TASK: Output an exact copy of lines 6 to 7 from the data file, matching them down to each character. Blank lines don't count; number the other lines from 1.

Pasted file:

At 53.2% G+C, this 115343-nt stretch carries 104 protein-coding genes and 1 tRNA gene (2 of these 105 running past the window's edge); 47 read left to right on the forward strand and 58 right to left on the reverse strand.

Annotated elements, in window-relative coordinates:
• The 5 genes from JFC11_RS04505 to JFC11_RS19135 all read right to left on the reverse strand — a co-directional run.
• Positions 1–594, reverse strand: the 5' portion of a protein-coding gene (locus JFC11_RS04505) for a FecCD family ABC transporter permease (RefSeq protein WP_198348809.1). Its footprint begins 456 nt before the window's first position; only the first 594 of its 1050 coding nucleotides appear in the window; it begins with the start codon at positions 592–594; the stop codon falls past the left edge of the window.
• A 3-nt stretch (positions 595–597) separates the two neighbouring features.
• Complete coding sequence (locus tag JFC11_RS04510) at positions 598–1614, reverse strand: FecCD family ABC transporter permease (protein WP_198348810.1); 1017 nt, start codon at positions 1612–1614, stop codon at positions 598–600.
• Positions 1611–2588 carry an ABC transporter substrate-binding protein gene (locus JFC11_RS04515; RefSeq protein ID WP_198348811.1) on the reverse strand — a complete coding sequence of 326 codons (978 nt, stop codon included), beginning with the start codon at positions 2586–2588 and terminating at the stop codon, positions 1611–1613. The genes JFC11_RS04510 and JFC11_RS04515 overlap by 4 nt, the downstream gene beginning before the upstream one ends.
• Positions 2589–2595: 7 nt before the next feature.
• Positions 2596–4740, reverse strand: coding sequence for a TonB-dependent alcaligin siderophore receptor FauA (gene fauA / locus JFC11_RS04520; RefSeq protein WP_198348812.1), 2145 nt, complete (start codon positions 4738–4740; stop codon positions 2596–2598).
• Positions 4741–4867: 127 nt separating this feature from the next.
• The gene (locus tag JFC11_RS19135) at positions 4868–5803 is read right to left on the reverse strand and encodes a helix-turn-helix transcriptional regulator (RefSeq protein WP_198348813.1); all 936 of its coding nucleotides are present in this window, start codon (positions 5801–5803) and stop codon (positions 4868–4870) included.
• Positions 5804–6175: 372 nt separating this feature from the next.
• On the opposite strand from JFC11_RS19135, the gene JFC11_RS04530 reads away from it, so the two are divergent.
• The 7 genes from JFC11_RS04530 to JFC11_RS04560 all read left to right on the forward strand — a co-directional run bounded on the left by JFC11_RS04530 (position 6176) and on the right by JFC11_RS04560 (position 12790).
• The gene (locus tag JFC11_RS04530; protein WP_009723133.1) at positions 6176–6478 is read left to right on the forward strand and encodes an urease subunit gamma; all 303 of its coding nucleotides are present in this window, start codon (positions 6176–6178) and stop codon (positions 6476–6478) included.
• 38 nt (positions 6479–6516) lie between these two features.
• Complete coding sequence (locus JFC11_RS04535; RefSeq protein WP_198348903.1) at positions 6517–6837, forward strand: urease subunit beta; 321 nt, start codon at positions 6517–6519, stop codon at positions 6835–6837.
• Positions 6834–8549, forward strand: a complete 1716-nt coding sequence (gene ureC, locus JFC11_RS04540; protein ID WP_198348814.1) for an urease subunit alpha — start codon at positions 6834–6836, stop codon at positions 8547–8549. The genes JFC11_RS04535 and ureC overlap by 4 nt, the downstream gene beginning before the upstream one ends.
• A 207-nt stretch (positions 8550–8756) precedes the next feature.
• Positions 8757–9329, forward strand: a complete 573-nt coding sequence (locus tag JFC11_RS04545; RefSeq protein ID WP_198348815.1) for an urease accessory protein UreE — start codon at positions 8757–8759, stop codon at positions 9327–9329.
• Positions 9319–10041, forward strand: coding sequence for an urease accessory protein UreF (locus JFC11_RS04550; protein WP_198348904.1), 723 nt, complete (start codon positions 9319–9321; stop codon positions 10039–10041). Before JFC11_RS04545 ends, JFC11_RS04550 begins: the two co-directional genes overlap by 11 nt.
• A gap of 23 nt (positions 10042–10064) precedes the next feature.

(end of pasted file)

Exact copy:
• Complete coding sequence (locus tag JFC11_RS04510) at positions 598–1614, reverse strand: FecCD family ABC transporter permease (protein WP_198348810.1); 1017 nt, start codon at positions 1612–1614, stop codon at positions 598–600.
• Positions 1611–2588 carry an ABC transporter substrate-binding protein gene (locus JFC11_RS04515; RefSeq protein ID WP_198348811.1) on the reverse strand — a complete coding sequence of 326 codons (978 nt, stop codon included), beginning with the start codon at positions 2586–2588 and terminating at the stop codon, positions 1611–1613. The genes JFC11_RS04510 and JFC11_RS04515 overlap by 4 nt, the downstream gene beginning before the upstream one ends.